Posted Oct. 31, 2023 By SOLLY DREMAN Israel is faced today with a crisis of historical proportions with a threat not only to its existence but to the free democratic world at large. The horrendous events of Shabbat October 7th in which 1400 citizens, men, women and children and infants were slaughtered, decapitated and raped, 3400 injured and 239 taken hostage in Gaza or declared missing has shocked the nation, shaken Israeli citizens’ confidence and is threatening not only Israel  but the free democratic world .

There is no question that this was a genocide of historical proportions and an act of pure evil designed like the Holocaust to ultimately exterminate  the Jewish people world-wide. This is the professed aim of Jihad, but the reactions of the international  community extend beyond Islam and the cries of the woke international community for “the massacre of the massacred” echoed in recent mass demonstrations,  hate crimes, support of leading university administrators and their students is unforgivable. Even more shocking is the support of so called liberal progressive Jews, even rabbis, against Israel  in support of a “Free Palestine”.

As a Winnipegger who made Aliyah to Israel in 1964 and has been a part of the main stream of Israel’s life as a clinical psychologist dealing with central issues in Israel like war and terrorism, immigration, death and dying and families in crisis, I have been exposed to some of the main streams in Israel’s development. I am proud of being an Israeli and being part and parcel of this young, dynamic,  nation state. I am, however, deeply concerned with the fate of our nation, which is the ultimate saferoom for the Jewish people in times of crisis.

As a Winnipegger I am very proud of my origins and even wrote a book: “A Personal Odyssey:
From Winnipeg to Jerusalem” (link attached). Winnipeg is a great supporter of Israel and in the Yom Kippur War in 1973 donated more per capita than any other city in North America.  Bernie Bellan just wrote me that in the current war efforts Winnipeg has raised over 3.6 million dollars for Israel’s war efforts, which is indeed commendable. In these fateful days Israel badly needs the continued and unconditional support of world Jewry.  Knowing Winnipeg’s Jewish community well I am certain Israel can count on its continuing support for  Israel as the continuing homeland for world Jewry.🙏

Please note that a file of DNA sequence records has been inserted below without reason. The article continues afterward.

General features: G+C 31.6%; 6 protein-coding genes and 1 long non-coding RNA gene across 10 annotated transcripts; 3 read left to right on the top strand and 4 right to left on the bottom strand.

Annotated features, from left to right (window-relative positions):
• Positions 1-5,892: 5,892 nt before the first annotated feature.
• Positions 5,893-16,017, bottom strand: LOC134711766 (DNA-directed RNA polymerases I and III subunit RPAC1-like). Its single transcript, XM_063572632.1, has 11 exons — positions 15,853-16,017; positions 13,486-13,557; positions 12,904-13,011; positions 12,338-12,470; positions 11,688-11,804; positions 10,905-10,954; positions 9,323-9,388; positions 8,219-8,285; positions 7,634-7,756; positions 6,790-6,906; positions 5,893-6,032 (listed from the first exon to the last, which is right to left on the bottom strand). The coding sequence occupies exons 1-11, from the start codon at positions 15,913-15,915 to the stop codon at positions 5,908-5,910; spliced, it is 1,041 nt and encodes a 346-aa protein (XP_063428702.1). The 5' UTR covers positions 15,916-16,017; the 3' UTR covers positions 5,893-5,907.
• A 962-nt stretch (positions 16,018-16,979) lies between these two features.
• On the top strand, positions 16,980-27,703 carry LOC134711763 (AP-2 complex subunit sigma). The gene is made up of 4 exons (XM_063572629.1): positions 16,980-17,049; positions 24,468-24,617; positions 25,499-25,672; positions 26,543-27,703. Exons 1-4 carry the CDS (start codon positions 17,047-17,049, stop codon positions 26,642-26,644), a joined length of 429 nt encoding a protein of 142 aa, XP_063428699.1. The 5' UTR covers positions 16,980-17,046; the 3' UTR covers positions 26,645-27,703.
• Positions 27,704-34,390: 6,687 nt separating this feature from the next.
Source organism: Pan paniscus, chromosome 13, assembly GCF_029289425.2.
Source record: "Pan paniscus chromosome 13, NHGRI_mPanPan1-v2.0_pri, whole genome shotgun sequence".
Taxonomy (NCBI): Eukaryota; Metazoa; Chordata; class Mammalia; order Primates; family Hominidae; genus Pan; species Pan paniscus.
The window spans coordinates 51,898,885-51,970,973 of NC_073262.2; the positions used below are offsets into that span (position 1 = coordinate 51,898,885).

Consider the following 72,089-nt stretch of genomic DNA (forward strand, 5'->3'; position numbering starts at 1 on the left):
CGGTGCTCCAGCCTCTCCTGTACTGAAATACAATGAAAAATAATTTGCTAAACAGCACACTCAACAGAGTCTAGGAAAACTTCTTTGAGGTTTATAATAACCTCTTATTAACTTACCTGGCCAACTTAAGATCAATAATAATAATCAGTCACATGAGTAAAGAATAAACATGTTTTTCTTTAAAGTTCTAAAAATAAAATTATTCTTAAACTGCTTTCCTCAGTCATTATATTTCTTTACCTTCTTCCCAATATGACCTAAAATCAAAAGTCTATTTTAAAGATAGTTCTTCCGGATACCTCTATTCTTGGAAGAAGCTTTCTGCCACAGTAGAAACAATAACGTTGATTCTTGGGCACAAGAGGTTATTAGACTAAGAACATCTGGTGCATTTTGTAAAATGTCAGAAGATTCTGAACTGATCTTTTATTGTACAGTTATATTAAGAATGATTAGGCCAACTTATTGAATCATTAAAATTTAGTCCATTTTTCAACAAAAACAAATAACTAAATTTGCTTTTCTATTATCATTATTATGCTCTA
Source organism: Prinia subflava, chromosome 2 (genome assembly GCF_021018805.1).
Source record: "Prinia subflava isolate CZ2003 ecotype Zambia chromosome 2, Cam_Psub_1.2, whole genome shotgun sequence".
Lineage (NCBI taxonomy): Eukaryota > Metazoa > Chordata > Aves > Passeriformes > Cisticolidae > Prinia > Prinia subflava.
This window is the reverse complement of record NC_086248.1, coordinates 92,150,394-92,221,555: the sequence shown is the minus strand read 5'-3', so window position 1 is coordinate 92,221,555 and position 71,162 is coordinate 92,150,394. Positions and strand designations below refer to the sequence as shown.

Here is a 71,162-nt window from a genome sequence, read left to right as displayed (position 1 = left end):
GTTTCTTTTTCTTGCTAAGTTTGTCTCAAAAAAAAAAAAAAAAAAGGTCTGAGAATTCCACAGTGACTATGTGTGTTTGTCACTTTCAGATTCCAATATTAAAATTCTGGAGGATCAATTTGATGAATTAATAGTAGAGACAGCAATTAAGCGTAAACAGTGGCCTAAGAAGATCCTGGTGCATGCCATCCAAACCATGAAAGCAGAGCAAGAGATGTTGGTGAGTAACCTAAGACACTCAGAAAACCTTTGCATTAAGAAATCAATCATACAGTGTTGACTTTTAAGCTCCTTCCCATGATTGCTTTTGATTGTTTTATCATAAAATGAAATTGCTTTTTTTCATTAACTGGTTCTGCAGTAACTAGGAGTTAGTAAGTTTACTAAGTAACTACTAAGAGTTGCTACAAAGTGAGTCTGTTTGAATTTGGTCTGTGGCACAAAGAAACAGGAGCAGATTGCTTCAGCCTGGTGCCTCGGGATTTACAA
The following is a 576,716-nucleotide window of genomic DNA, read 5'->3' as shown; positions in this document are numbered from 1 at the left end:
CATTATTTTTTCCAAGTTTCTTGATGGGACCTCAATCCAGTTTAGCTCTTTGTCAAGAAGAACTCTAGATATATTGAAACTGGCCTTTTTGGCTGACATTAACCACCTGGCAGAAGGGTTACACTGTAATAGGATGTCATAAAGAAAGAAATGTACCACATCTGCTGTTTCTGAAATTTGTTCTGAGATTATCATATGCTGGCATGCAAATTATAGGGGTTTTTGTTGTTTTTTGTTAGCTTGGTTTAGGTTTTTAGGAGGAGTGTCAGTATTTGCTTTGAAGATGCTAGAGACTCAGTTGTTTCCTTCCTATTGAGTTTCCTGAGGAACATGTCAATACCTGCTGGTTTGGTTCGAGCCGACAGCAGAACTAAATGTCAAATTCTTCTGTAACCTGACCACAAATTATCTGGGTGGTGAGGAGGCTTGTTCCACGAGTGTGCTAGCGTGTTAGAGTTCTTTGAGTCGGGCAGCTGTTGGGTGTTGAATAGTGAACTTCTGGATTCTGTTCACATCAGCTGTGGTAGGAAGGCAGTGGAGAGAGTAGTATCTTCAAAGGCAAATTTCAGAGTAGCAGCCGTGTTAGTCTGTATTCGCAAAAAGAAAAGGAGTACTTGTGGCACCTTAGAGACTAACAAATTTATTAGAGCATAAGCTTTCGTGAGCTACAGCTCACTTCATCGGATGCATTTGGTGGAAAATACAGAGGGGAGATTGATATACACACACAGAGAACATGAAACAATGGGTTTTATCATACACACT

A clipping from a 1973 Jewish Post showing Solly Dreman on guard duty during the 1973 Yom Kippur war

Solly Dreman made Aliyah to Israel in  1964. He is a Fulbright Scholar (University of California Medical School, 1977) and  Professor Emeritus in Clinic Psychology at Ben Gurion University of the Negev. He was the Brigade Psychologist of the Jerusalem Brigade on the Suez Canal in the Yom Kippur War in 1973

Post script: I asked Solly whether, given his extensive experience as a psychologist, he could offer any tips to Israelis that might help them in the current situation. Here is what he wrote back:

1. Unprecedented rates of volunteering on the home front such as offering psychological assistance, hosting refugee families from the south and north, providing food and clothing for both civilians and soldiers, etc. Being active is therapeutic and diminishes self concern and anxiety.

2. The media: Too much exposure, particularly to graphic portrayals of violence exacerbates anxiety. Too little exposure and lack of information also promotes uncertainty and anxiety. Need a moderate level of exposure.

3. Social support as displayed in whatsapp groups, zoom meetings, meetings with friends when exposure to threat is minimal are important and prevalent.

4. Parents, should present their children a confident but not invincible stance like “For sure we will win!”. They should not be afraid to admit that they are also anxious because this will prevent their children from expressing their emotions.

5. Information about victims on the home and battle front should be conveyed to children and family at large because, particularly in Israel, war and grief are intimate and the facts on the warfront will ultimately be revealed. Failure to disclose realities on the ground will create a confidence gap.

6. Routine and activity should be encouraged such as physical activity, school when there are adequate safe rooms and family and social visits when the security situation permits.

7. Contact with families of victims is important. As a  brigade psychologist in the Yom Kippur War many families complained that friends avoided them because it was difficult for them to confront death and dying. This was very painful for deceased families